The impact of Alama’s story is enhanced by the lack of visual overlays or a flashback sequence. Instead, we get a focus on Shu’s pained face as he lays on the ground accompanied by shots of Alama’s angered face as he relates his story. We the audience don’t need to see pictorial augmentation of what he’s talking about since we should remember seeing another village being razed in episode six when Shu, then part of a Hellywood corps, was part of a requisition mission and disobeyed orders by freeing the children that were being abducted. (He expressed his feelings as a conscientious objector throughout the series by refusing to carry a gun, opting to use a stick paired with his kendo skills, save for during the invasion of Zari-Bars.) Of course, Shu recalls that hellish experience but there is one crucial difference between that time and the one Alama describes: he was unable to do anything to stop it, unlike many other instances within the series prior to and subsequent to this moment where he was able to fight back, defend helpless persons or, at the very least, yell for the violence to stop.

The pained description reminded me of mass tragedies that have happened in the past two decades involving genocide and starvation in Africa, the most recent case being Robert Mugabe’s humanitarian debacle in Zimbabwe. The conflict between Alama and Sis in the village brought back memories of the back-and-forth debates between “hawks” and “doves” in the lead-up to the 2003 American-led invasion of Iraq. There are other parallels that could be drawn between real-life events and the goings-on in Now and Then, which is why I enjoyed watching it despite its heavy-handedness at times.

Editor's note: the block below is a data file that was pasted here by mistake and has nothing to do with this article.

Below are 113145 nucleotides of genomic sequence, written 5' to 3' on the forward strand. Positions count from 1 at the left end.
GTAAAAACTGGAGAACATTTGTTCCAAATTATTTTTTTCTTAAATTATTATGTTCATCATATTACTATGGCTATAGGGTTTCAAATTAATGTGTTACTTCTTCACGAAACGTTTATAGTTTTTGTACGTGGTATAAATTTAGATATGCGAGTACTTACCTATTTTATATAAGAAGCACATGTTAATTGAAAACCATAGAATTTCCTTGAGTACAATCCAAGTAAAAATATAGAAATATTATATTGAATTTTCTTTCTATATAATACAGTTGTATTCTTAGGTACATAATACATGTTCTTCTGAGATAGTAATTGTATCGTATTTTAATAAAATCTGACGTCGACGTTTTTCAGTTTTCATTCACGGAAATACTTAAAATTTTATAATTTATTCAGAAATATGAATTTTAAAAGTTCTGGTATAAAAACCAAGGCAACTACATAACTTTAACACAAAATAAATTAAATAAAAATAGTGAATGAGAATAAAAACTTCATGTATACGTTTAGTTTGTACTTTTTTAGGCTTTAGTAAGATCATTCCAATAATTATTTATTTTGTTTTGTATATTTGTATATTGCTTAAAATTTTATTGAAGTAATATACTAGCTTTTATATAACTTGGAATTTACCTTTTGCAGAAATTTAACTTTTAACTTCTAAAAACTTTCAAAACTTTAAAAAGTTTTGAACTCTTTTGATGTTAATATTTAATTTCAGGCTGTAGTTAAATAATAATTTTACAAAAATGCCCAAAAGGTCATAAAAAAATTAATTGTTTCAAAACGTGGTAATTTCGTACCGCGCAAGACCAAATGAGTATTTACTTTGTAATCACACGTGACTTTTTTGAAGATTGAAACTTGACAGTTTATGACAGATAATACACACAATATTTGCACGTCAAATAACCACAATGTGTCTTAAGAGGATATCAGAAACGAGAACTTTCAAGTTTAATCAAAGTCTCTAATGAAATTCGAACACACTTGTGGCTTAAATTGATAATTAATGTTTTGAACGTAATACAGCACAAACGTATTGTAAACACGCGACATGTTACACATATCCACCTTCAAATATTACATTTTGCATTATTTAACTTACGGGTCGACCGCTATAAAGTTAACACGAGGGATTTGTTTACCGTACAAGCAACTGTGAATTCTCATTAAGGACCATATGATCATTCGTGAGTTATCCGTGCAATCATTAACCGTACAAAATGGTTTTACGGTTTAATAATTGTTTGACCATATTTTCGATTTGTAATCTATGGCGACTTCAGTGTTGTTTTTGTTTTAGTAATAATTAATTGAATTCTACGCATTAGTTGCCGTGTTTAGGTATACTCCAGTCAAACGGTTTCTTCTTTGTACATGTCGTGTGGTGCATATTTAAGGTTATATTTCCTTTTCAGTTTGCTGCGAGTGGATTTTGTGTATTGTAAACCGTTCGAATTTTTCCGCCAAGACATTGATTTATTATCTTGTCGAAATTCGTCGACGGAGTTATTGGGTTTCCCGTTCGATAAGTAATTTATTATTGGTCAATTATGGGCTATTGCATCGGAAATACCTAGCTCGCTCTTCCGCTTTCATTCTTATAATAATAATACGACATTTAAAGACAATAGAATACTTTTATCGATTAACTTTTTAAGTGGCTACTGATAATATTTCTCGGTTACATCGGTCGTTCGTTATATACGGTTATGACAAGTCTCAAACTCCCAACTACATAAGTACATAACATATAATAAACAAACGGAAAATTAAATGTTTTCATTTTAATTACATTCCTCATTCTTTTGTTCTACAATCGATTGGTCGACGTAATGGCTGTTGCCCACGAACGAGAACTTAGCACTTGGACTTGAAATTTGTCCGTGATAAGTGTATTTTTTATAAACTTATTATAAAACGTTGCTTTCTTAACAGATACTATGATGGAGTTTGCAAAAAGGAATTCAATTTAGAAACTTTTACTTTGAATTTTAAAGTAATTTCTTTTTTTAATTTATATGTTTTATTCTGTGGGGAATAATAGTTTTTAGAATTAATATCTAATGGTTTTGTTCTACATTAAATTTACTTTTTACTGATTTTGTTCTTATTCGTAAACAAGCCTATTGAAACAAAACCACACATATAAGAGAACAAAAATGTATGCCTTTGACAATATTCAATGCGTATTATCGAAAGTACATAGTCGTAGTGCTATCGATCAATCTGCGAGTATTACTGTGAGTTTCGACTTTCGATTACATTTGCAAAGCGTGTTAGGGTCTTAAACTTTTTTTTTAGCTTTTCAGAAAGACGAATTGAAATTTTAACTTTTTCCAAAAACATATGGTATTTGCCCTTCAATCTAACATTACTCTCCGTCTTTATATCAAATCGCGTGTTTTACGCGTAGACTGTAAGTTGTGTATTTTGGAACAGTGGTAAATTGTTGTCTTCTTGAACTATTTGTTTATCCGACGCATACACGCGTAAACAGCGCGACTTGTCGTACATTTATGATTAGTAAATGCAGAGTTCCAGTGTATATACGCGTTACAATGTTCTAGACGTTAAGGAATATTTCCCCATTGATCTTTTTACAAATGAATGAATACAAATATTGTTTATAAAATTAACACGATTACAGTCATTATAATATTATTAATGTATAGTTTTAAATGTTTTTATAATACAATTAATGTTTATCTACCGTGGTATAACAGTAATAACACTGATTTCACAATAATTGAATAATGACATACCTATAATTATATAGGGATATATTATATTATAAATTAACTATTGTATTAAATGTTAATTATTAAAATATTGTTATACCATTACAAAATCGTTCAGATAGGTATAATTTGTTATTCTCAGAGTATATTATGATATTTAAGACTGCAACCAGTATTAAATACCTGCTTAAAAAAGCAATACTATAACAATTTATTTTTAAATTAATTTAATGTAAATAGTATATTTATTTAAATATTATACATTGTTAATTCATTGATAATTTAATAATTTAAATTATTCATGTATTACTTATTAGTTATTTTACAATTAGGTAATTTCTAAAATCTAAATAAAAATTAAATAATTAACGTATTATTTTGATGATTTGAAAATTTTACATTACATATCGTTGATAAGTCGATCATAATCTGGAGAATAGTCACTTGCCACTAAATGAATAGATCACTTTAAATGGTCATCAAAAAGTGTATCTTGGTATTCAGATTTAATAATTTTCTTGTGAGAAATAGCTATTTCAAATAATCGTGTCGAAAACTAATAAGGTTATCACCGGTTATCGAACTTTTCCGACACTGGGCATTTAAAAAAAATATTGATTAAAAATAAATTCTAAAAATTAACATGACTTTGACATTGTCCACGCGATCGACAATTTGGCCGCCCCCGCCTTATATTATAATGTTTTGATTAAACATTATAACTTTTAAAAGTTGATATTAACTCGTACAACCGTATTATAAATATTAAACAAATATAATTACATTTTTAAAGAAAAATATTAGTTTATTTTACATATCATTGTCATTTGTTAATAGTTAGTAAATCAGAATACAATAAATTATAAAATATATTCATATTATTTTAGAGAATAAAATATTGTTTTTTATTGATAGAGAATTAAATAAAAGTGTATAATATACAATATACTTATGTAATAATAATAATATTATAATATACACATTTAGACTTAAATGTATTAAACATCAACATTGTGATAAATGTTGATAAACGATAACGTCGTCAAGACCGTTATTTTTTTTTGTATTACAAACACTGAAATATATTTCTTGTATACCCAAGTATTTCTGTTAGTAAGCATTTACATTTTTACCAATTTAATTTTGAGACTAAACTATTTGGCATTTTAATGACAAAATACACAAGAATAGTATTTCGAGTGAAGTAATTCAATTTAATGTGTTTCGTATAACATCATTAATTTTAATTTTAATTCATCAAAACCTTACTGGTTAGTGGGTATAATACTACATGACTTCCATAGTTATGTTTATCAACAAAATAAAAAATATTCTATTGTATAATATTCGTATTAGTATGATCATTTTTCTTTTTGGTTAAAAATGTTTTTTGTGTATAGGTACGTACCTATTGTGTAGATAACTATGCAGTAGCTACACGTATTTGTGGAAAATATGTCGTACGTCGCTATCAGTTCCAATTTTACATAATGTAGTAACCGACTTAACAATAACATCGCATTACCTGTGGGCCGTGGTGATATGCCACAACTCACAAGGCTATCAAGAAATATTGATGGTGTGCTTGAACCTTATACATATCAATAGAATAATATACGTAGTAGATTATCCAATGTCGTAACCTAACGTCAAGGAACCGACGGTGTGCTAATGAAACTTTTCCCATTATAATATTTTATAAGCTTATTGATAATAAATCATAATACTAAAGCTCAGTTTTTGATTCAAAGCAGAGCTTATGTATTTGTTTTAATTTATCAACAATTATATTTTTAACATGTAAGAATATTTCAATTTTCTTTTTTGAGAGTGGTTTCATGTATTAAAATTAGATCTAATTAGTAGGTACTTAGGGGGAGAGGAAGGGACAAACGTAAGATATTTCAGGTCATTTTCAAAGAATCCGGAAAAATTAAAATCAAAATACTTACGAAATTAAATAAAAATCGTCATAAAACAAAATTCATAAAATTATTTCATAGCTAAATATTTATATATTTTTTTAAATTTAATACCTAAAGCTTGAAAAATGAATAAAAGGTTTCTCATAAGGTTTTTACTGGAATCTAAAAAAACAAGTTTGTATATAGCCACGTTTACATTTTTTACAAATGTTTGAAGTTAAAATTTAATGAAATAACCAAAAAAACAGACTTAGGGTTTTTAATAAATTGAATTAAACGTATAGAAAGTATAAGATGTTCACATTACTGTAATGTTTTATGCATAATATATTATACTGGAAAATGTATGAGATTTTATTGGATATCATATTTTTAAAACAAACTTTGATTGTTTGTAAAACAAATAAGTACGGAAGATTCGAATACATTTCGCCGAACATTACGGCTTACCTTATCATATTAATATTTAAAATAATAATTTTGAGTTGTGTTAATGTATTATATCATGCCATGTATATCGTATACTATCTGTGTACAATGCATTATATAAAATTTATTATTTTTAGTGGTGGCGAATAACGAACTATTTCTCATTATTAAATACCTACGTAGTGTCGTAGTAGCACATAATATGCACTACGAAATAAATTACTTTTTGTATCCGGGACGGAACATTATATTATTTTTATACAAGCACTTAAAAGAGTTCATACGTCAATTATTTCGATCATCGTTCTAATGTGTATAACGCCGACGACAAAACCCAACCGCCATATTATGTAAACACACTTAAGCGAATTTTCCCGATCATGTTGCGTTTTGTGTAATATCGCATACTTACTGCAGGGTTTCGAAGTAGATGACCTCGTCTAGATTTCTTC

Following Alama’s speech, Shu is left alone to hold his knees against his chest until Lala-ru approaches him. Shu tells her it’s terrible what happened to Alama’s family but also that he feels his current and planned actions are just as wrong. He asks her why that is and she simply replies by asking if he’s crying. The episode ends with the image I put at the top of this post – a depressed Shu kneeling in a field with a would-be comforter standing close yet distanced.

An ordinary high-school student, Shu did not anticipate getting entangled in this conflict when he pursued new acquaintance Lala-ru into a post-apocalyptic far future. After he returns back to his own time at the end of the series and looks solemnly at the sunset, one wonders how dramatically his journey has affected his view on the world and on the inherent nature of humanity. His confident optimism certainly took some shots over the course of the series as witness to cruelty and suffering, e.g. seeing Boo (a once-fellow child soldier of Shu’s) and Soon die during a later standoff that caused Tabool (Boo’s partner) to shift away from his complacent following of Hamdo’s orders after repeatedly rebuking Shu’s pleas on the battlefield. But I think he will likely hold onto his non-violent stance when he readjusts to his everyday life, reassured that things will eventually work out for the better given enough effort and patience.